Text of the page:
* have worked continuously for your employer for at least 26 weeks before the ‘qualifying week’ (which is the 5th week before the expected week of childbirth)
If you meet the eligibility criteria, Statutory Maternity Pay (SMP) is paid for up to 39 weeks and is broken down in to the following;
* 90% of your average weekly earnings (before tax) for the first 6 weeks.
* £145.18 or 90% of your average weekly earnings (whichever is lower) for the next 33 weeks.
What are Keeping in Touch Days?
You can work up to 10 days during maternity, adoption or additional paternity leave. These keeping in touch days are optional - both the employee and employer need to agree to them.
Am myself and my partner entitled to sign up to the Government’s Shared Parental Leave and Pay (SPL & ShPP)You and your partner may be entitled to take Shared Parental Leave (SPL) and Statutory Shared Parental Pay (ShPP) if you are having a baby or adopting a child.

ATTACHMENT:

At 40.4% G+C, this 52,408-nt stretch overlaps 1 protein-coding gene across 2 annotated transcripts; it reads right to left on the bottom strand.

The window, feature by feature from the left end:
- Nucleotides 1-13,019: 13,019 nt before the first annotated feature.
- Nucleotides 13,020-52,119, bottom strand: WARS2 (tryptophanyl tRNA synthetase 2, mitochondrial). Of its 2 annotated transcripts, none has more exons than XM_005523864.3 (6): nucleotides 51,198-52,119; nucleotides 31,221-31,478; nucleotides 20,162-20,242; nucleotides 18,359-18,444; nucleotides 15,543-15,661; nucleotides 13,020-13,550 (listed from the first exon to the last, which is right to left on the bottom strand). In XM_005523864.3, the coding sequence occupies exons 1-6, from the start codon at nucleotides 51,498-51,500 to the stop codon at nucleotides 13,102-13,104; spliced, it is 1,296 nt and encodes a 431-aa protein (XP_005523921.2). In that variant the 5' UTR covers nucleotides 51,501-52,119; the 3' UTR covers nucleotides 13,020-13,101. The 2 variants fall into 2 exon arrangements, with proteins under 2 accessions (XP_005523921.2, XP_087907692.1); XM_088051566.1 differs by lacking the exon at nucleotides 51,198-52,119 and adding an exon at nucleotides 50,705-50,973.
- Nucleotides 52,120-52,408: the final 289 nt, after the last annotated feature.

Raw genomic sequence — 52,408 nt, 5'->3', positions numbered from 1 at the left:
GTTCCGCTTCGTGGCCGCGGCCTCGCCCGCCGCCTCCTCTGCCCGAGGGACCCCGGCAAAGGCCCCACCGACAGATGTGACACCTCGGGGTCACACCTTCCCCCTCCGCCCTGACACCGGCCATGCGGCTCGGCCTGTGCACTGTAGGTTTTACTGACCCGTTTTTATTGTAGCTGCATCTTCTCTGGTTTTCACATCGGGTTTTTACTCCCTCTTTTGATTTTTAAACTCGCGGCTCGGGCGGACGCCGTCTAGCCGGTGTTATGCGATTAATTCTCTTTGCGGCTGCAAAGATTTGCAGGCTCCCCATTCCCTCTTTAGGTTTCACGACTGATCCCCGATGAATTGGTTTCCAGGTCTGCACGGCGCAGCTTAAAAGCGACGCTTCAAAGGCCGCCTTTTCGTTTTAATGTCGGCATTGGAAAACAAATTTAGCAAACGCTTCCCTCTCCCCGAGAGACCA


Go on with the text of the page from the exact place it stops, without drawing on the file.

You can share up to 50 weeks of leave and up to 37 weeks of pay between you during the first year after your child is born or placed with your family.
What happens when maternity leave finishes?
If you take maternity leave for six months or less, you have the right to return to your job on the same terms and conditions as before you left, if the job still exists and depending on how your employment contract defines ‘the job’.
If an employee takes maternity leave for more than six months, they still have the right to return to their old job - however, if it is not reasonably practical to do so, they can be offered a similar job where they are entitled to terms and conditions which are as good.
If you want to go back to work before taking full maternity entitlement, you have to let your employer know your intentions at least eight weeks before the date you intend to return.
Employers should consider this when employing someone on a fixed term work contract to cover a period of maternity
If you want to change your hours or duties when your return from maternity leave you have the right to apply for a flexible working request.
Senior HR Business Adviser at Prosper HR Services Limited, Dereham, advises any employee to consult with their own HR Department and to visit www.gov.uk/maternity-pay-leave.
You can also receive information and advice from the support group Maternity Action www.maternityaction.org.uk